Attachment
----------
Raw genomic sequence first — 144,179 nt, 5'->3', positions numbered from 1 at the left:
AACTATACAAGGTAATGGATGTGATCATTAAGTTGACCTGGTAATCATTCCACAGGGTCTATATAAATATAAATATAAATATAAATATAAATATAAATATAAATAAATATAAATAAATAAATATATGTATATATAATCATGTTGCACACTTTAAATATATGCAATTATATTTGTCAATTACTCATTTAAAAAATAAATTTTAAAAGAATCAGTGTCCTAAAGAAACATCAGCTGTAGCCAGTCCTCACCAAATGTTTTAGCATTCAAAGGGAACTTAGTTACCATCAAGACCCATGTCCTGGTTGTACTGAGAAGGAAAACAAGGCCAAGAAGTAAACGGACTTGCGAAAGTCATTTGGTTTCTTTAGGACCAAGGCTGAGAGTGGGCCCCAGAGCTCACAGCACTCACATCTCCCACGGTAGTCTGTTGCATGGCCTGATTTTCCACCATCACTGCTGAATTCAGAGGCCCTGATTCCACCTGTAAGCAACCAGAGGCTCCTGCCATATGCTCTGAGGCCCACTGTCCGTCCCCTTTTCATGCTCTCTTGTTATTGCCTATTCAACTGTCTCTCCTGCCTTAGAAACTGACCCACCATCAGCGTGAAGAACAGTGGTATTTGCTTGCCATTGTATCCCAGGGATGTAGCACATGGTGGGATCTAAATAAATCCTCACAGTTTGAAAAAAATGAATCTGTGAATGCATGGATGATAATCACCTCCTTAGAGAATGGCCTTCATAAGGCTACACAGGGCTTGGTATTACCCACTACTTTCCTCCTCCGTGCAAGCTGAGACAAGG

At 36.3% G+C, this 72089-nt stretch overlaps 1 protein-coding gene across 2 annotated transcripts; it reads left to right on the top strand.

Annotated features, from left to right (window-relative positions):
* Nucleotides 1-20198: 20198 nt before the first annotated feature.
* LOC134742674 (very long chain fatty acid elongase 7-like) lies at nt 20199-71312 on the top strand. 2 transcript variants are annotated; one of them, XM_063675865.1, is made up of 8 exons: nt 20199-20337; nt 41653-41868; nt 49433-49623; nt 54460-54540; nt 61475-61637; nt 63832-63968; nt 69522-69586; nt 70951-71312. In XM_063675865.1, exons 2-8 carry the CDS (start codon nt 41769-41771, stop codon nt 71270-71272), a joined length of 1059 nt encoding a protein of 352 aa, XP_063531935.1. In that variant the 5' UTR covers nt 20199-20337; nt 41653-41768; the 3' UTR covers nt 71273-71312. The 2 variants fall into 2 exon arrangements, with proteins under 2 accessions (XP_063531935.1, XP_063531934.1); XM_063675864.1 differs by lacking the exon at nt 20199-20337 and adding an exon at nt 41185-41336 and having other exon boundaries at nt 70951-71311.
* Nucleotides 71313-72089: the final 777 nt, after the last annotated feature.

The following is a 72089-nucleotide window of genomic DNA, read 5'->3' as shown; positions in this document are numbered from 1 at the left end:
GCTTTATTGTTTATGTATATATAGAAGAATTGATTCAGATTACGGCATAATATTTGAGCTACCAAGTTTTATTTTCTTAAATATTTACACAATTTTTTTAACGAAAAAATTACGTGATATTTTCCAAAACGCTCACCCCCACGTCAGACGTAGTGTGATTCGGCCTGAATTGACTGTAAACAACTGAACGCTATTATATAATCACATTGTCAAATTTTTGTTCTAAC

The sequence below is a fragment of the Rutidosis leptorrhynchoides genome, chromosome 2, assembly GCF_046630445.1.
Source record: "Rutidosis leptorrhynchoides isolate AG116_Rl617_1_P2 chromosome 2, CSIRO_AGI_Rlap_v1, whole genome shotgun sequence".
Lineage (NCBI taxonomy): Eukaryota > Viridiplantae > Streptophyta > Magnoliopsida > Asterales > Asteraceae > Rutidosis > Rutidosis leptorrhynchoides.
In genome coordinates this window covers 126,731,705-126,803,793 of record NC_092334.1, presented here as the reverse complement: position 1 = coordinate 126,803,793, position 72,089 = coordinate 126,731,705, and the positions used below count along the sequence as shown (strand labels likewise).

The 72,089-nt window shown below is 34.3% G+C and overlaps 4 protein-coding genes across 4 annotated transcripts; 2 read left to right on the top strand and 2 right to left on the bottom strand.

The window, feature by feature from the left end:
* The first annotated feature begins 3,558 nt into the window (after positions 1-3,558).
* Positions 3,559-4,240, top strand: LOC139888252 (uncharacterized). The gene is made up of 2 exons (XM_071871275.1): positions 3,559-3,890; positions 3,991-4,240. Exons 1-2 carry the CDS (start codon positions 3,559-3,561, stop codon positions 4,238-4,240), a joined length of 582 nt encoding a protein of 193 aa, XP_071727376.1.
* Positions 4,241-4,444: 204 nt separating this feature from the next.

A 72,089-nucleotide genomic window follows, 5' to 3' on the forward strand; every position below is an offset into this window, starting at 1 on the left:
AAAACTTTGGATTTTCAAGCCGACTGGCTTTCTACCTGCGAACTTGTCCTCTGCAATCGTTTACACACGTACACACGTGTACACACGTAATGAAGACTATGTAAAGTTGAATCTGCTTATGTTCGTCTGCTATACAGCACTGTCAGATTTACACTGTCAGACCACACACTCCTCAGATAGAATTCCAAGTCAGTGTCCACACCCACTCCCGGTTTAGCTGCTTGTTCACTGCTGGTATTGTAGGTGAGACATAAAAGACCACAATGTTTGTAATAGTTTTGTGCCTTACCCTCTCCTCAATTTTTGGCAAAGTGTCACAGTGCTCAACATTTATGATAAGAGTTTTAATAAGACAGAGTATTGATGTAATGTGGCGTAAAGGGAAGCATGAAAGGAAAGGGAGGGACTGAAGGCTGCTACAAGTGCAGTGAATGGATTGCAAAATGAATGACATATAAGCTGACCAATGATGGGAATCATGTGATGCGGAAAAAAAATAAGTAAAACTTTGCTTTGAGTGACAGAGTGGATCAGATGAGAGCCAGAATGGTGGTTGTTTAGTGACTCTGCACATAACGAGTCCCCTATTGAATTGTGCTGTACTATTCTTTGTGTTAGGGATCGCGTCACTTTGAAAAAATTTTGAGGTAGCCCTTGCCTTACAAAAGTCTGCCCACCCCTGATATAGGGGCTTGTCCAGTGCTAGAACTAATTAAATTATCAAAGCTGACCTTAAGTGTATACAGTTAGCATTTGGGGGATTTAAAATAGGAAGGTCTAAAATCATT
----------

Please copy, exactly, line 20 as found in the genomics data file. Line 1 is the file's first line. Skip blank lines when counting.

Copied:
AAAACTTTGGATTTTCAAGCCGACTGGCTTTCTACCTGCGAACTTGTCCTCTGCAATCGTTTACACACGTACACACGTGTACACACGTAATGAAGACTATGTAAAGTTGAATCTGCTTATGTTCGTCTGCTATACAGCACTGTCAGATTTACACTGTCAGACCACACACTCCTCAGATAGAATTCCAAGTCAGTGTCCACACCCACTCCCGGTTTAGCTGCTTGTTCACTGCTGGTATTGTAGGTGAGACATAAAAGACCACAATGTTTGTAATAGTTTTGTGCCTTACCCTCTCCTCAATTTTTGGCAAAGTGTCACAGTGCTCAACATTTATGATAAGAGTTTTAATAAGACAGAGTATTGATGTAATGTGGCGTAAAGGGAAGCATGAAAGGAAAGGGAGGGACTGAAGGCTGCTACAAGTGCAGTGAATGGATTGCAAAATGAATGACATATAAGCTGACCAATGATGGGAATCATGTGATGCGGAAAAAAAATAAGTAAAACTTTGCTTTGAGTGACAGAGTGGATCAGATGAGAGCCAGAATGGTGGTTGTTTAGTGACTCTGCACATAACGAGTCCCCTATTGAATTGTGCTGTACTATTCTTTGTGTTAGGGATCGCGTCACTTTGAAAAAATTTTGAGGTAGCCCTTGCCTTACAAAAGTCTGCCCACCCCTGATATAGGGGCTTGTCCAGTGCTAGAACTAATTAAATTATCAAAGCTGACCTTAAGTGTATACAGTTAGCATTTGGGGGATTTAAAATAGGAAGGTCTAAAATCATT